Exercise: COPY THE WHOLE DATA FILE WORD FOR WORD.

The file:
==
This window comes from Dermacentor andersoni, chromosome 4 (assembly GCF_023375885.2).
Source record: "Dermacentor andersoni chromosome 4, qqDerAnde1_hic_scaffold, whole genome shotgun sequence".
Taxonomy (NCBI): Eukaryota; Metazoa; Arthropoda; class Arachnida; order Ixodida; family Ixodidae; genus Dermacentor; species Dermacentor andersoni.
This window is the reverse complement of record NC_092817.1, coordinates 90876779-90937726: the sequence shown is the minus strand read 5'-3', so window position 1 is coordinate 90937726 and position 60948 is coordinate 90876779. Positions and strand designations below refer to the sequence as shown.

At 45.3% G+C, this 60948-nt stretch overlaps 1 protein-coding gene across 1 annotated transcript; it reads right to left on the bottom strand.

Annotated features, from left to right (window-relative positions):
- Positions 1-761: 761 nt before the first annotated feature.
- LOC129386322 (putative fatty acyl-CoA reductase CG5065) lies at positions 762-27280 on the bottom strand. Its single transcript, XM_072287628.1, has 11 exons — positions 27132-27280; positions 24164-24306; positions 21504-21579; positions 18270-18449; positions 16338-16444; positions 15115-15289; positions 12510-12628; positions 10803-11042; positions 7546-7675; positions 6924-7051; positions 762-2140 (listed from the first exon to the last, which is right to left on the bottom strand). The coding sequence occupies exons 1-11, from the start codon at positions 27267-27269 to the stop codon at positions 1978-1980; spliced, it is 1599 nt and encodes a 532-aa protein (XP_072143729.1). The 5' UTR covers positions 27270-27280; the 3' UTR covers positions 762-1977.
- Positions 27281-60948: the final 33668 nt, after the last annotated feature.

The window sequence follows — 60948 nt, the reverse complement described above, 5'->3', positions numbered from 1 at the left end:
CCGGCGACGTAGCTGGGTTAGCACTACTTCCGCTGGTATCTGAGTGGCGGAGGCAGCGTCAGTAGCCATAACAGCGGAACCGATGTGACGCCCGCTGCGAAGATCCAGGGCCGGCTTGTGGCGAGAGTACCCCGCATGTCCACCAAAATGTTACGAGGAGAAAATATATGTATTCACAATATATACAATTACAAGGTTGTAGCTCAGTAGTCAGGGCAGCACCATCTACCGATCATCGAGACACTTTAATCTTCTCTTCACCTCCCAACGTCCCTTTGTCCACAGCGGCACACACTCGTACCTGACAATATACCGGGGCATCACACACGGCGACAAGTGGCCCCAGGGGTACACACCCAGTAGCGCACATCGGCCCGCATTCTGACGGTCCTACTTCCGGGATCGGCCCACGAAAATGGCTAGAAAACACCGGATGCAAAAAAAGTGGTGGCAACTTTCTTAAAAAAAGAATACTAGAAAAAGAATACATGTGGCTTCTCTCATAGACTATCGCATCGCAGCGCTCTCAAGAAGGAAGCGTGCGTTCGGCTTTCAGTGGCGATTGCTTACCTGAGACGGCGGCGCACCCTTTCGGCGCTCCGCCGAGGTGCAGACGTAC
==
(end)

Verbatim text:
This window comes from Dermacentor andersoni, chromosome 4 (assembly GCF_023375885.2).
Source record: "Dermacentor andersoni chromosome 4, qqDerAnde1_hic_scaffold, whole genome shotgun sequence".
Taxonomy (NCBI): Eukaryota; Metazoa; Arthropoda; class Arachnida; order Ixodida; family Ixodidae; genus Dermacentor; species Dermacentor andersoni.
This window is the reverse complement of record NC_092817.1, coordinates 90876779-90937726: the sequence shown is the minus strand read 5'-3', so window position 1 is coordinate 90937726 and position 60948 is coordinate 90876779. Positions and strand designations below refer to the sequence as shown.

At 45.3% G+C, this 60948-nt stretch overlaps 1 protein-coding gene across 1 annotated transcript; it reads right to left on the bottom strand.

Annotated features, from left to right (window-relative positions):
- Positions 1-761: 761 nt before the first annotated feature.
- LOC129386322 (putative fatty acyl-CoA reductase CG5065) lies at positions 762-27280 on the bottom strand. Its single transcript, XM_072287628.1, has 11 exons — positions 27132-27280; positions 24164-24306; positions 21504-21579; positions 18270-18449; positions 16338-16444; positions 15115-15289; positions 12510-12628; positions 10803-11042; positions 7546-7675; positions 6924-7051; positions 762-2140 (listed from the first exon to the last, which is right to left on the bottom strand). The coding sequence occupies exons 1-11, from the start codon at positions 27267-27269 to the stop codon at positions 1978-1980; spliced, it is 1599 nt and encodes a 532-aa protein (XP_072143729.1). The 5' UTR covers positions 27270-27280; the 3' UTR covers positions 762-1977.
- Positions 27281-60948: the final 33668 nt, after the last annotated feature.

The window sequence follows — 60948 nt, the reverse complement described above, 5'->3', positions numbered from 1 at the left end:
CCGGCGACGTAGCTGGGTTAGCACTACTTCCGCTGGTATCTGAGTGGCGGAGGCAGCGTCAGTAGCCATAACAGCGGAACCGATGTGACGCCCGCTGCGAAGATCCAGGGCCGGCTTGTGGCGAGAGTACCCCGCATGTCCACCAAAATGTTACGAGGAGAAAATATATGTATTCACAATATATACAATTACAAGGTTGTAGCTCAGTAGTCAGGGCAGCACCATCTACCGATCATCGAGACACTTTAATCTTCTCTTCACCTCCCAACGTCCCTTTGTCCACAGCGGCACACACTCGTACCTGACAATATACCGGGGCATCACACACGGCGACAAGTGGCCCCAGGGGTACACACCCAGTAGCGCACATCGGCCCGCATTCTGACGGTCCTACTTCCGGGATCGGCCCACGAAAATGGCTAGAAAACACCGGATGCAAAAAAAGTGGTGGCAACTTTCTTAAAAAAAGAATACTAGAAAAAGAATACATGTGGCTTCTCTCATAGACTATCGCATCGCAGCGCTCTCAAGAAGGAAGCGTGCGTTCGGCTTTCAGTGGCGATTGCTTACCTGAGACGGCGGCGCACCCTTTCGGCGCTCCGCCGAGGTGCAGACGTAC